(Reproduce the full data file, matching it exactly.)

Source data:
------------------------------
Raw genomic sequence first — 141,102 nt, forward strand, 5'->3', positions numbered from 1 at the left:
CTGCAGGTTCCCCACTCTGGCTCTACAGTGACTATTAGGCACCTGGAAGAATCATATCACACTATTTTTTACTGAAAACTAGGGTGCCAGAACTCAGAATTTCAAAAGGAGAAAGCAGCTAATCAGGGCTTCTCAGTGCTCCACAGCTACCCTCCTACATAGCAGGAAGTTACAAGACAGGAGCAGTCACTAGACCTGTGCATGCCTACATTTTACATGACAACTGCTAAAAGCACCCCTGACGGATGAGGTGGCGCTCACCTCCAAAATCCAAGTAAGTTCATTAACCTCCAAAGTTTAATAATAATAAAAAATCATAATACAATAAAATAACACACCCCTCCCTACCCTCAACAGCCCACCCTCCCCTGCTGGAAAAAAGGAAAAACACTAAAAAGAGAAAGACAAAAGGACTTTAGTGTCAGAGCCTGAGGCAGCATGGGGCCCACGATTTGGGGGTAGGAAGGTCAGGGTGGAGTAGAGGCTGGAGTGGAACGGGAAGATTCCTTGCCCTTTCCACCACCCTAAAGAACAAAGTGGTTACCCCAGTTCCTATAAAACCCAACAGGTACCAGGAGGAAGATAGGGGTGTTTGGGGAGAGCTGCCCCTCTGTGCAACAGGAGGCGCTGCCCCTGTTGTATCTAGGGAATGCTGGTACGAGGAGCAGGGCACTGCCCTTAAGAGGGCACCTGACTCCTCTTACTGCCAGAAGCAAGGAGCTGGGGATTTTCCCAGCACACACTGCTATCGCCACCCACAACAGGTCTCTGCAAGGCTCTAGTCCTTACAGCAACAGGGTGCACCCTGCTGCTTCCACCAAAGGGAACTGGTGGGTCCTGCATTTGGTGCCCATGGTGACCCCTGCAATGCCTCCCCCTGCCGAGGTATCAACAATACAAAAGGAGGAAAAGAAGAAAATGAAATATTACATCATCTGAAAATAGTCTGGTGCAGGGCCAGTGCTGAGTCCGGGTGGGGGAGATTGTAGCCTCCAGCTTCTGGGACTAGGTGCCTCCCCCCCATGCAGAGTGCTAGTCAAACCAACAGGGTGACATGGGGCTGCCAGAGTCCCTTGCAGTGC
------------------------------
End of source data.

Raw genomic sequence first — 141,102 nt, forward strand, 5'->3', positions numbered from 1 at the left:
CTGCAGGTTCCCCACTCTGGCTCTACAGTGACTATTAGGCACCTGGAAGAATCATATCACACTATTTTTTACTGAAAACTAGGGTGCCAGAACTCAGAATTTCAAAAGGAGAAAGCAGCTAATCAGGGCTTCTCAGTGCTCCACAGCTACCCTCCTACATAGCAGGAAGTTACAAGACAGGAGCAGTCACTAGACCTGTGCATGCCTACATTTTACATGACAACTGCTAAAAGCACCCCTGACGGATGAGGTGGCGCTCACCTCCAAAATCCAAGTAAGTTCATTAACCTCCAAAGTTTAATAATAATAAAAAATCATAATACAATAAAATAACACACCCCTCCCTACCCTCAACAGCCCACCCTCCCCTGCTGGAAAAAAGGAAAAACACTAAAAAGAGAAAGACAAAAGGACTTTAGTGTCAGAGCCTGAGGCAGCATGGGGCCCACGATTTGGGGGTAGGAAGGTCAGGGTGGAGTAGAGGCTGGAGTGGAACGGGAAGATTCCTTGCCCTTTCCACCACCCTAAAGAACAAAGTGGTTACCCCAGTTCCTATAAAACCCAACAGGTACCAGGAGGAAGATAGGGGTGTTTGGGGAGAGCTGCCCCTCTGTGCAACAGGAGGCGCTGCCCCTGTTGTATCTAGGGAATGCTGGTACGAGGAGCAGGGCACTGCCCTTAAGAGGGCACCTGACTCCTCTTACTGCCAGAAGCAAGGAGCTGGGGATTTTCCCAGCACACACTGCTATCGCCACCCACAACAGGTCTCTGCAAGGCTCTAGTCCTTACAGCAACAGGGTGCACCCTGCTGCTTCCACCAAAGGGAACTGGTGGGTCCTGCATTTGGTGCCCATGGTGACCCCTGCAATGCCTCCCCCTGCCGAGGTATCAACAATACAAAAGGAGGAAAAGAAGAAAATGAAATATTACATCATCTGAAAATAGTCTGGTGCAGGGCCAGTGCTGAGTCCGGGTGGGGGAGATTGTAGCCTCCAGCTTCTGGGACTAGGTGCCTCCCCCCCATGCAGAGTGCTAGTCAAACCAACAGGGTGACATGGGGCTGCCAGAGTCCCTTGCAGTGC